Whilst the cancellation of GCSEs and A Level exams was initially met with a breathe of relief from many young people across the UK, this quickly shifted to disappointment following the announcement that awards will be given off of existing predicted grades. For young people from working class or BAME backgrounds, many find they often overachieve their predicted grades due to unconscious bias. Being awarded a grade that is one or two below what you could have achieved has a serious long-term impact on young people, hindering their ability to take certain A Levels, enter into apprenticeship schemes or university of choice. In the longer-term, this hinder their chance to enter elite graduate schemes that not only base acceptance off degree classification, but A Level and GCSE achievements. Not only does this restrict upward social in certain industries, but it widens the already growing inequality between state and private educated students across the UK.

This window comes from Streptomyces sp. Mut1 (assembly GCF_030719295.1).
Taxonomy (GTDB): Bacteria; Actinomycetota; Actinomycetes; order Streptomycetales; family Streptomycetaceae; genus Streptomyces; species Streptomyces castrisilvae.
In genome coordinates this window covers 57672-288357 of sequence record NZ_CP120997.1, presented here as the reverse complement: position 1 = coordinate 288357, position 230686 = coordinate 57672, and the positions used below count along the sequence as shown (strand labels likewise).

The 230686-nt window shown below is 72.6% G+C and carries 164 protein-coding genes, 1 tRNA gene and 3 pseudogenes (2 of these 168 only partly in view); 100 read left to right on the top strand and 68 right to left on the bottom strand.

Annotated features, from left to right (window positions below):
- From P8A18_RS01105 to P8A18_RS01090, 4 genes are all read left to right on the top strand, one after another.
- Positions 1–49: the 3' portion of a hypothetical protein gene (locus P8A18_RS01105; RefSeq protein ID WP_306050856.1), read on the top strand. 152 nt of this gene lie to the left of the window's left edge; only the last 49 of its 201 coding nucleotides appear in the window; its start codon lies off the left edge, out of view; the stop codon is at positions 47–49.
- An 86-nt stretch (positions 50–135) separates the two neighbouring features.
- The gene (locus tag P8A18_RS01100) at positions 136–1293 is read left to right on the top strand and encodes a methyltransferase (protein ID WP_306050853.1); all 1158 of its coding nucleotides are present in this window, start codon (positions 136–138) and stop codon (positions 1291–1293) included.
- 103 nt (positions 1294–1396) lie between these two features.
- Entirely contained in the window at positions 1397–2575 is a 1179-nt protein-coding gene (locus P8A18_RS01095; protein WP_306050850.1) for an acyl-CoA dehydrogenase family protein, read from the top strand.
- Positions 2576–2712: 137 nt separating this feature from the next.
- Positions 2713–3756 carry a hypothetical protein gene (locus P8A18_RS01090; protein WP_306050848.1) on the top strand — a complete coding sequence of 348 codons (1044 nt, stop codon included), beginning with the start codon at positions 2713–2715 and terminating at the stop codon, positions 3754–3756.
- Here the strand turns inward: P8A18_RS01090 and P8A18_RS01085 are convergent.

The recent announcements of the capping of university places for the 2020/2021 admission cycle was initially outlined to prevent universities recuperating financial losses by increasing student numbers[2]. However, the capping of university places and the awarding of predicted grades locks out many highly-able but underestimated students from lower income and marginalized backgrounds from entering university. The two options available to young people at this point is to either retake the following exams – at a cost they may be unable to afford, or to give up on ambitions of university and enter employment. However, with the economic recovery following this pandemic looking to go on for years to come, how will a shrinking labour market absorb the growing group of non-university entrants when they’ll be competing with graduates and well-connected young people in similar positions, seeking entry-level roles? The impact of COVID-19 will shake up the entire global economy, make us rethink about globalization and hopefully rethink our current approach to public health in the UK. It will also highlight the glaring inequalities we see not only in the poorest of countries, but in our own country here, the UK. COVID-19 is set to shift the way we think about the future of work, the nature of the workplace and what essential work means, but it will also have a deep, scarring effects on young people graduating from schools, colleges and universities into the current economic crisis, which will take years, if not decades, to fade.